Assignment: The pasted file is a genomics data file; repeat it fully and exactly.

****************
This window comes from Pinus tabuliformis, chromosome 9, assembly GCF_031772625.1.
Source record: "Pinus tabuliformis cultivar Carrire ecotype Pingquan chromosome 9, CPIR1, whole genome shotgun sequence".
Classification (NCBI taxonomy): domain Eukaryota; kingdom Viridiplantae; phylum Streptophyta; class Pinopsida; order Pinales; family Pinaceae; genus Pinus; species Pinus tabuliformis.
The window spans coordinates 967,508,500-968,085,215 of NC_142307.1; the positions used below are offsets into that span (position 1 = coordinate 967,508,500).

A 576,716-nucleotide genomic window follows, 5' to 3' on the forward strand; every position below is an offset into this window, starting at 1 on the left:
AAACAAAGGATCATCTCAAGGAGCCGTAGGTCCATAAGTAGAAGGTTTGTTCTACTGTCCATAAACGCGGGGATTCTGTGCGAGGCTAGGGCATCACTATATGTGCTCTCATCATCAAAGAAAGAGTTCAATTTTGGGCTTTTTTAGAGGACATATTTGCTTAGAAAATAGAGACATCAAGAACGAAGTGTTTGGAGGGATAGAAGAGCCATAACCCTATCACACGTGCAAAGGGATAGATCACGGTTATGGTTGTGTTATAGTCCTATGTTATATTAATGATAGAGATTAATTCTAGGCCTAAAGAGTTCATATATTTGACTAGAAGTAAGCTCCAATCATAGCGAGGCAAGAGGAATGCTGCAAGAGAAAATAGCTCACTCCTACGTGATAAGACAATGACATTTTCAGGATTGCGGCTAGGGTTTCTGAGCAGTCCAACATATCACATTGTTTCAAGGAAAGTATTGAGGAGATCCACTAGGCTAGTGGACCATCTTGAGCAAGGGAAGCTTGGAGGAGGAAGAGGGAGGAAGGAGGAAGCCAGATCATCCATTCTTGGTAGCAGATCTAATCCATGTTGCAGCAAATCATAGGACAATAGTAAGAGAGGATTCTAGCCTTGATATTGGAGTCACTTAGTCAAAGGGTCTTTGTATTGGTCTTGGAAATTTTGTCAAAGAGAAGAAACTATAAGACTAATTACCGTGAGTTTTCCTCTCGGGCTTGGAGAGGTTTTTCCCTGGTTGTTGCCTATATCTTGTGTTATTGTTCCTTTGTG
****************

This window comes from Pinus tabuliformis, chromosome 9, assembly GCF_031772625.1.
Source record: "Pinus tabuliformis cultivar Carrire ecotype Pingquan chromosome 9, CPIR1, whole genome shotgun sequence".
Classification (NCBI taxonomy): domain Eukaryota; kingdom Viridiplantae; phylum Streptophyta; class Pinopsida; order Pinales; family Pinaceae; genus Pinus; species Pinus tabuliformis.
The window spans coordinates 967,508,500-968,085,215 of NC_142307.1; the positions used below are offsets into that span (position 1 = coordinate 967,508,500).

A 576,716-nucleotide genomic window follows, 5' to 3' on the forward strand; every position below is an offset into this window, starting at 1 on the left:
AAACAAAGGATCATCTCAAGGAGCCGTAGGTCCATAAGTAGAAGGTTTGTTCTACTGTCCATAAACGCGGGGATTCTGTGCGAGGCTAGGGCATCACTATATGTGCTCTCATCATCAAAGAAAGAGTTCAATTTTGGGCTTTTTTAGAGGACATATTTGCTTAGAAAATAGAGACATCAAGAACGAAGTGTTTGGAGGGATAGAAGAGCCATAACCCTATCACACGTGCAAAGGGATAGATCACGGTTATGGTTGTGTTATAGTCCTATGTTATATTAATGATAGAGATTAATTCTAGGCCTAAAGAGTTCATATATTTGACTAGAAGTAAGCTCCAATCATAGCGAGGCAAGAGGAATGCTGCAAGAGAAAATAGCTCACTCCTACGTGATAAGACAATGACATTTTCAGGATTGCGGCTAGGGTTTCTGAGCAGTCCAACATATCACATTGTTTCAAGGAAAGTATTGAGGAGATCCACTAGGCTAGTGGACCATCTTGAGCAAGGGAAGCTTGGAGGAGGAAGAGGGAGGAAGGAGGAAGCCAGATCATCCATTCTTGGTAGCAGATCTAATCCATGTTGCAGCAAATCATAGGACAATAGTAAGAGAGGATTCTAGCCTTGATATTGGAGTCACTTAGTCAAAGGGTCTTTGTATTGGTCTTGGAAATTTTGTCAAAGAGAAGAAACTATAAGACTAATTACCGTGAGTTTTCCTCTCGGGCTTGGAGAGGTTTTTCCCTGGTTGTTGCCTATATCTTGTGTTATTGTTCCTTTGTG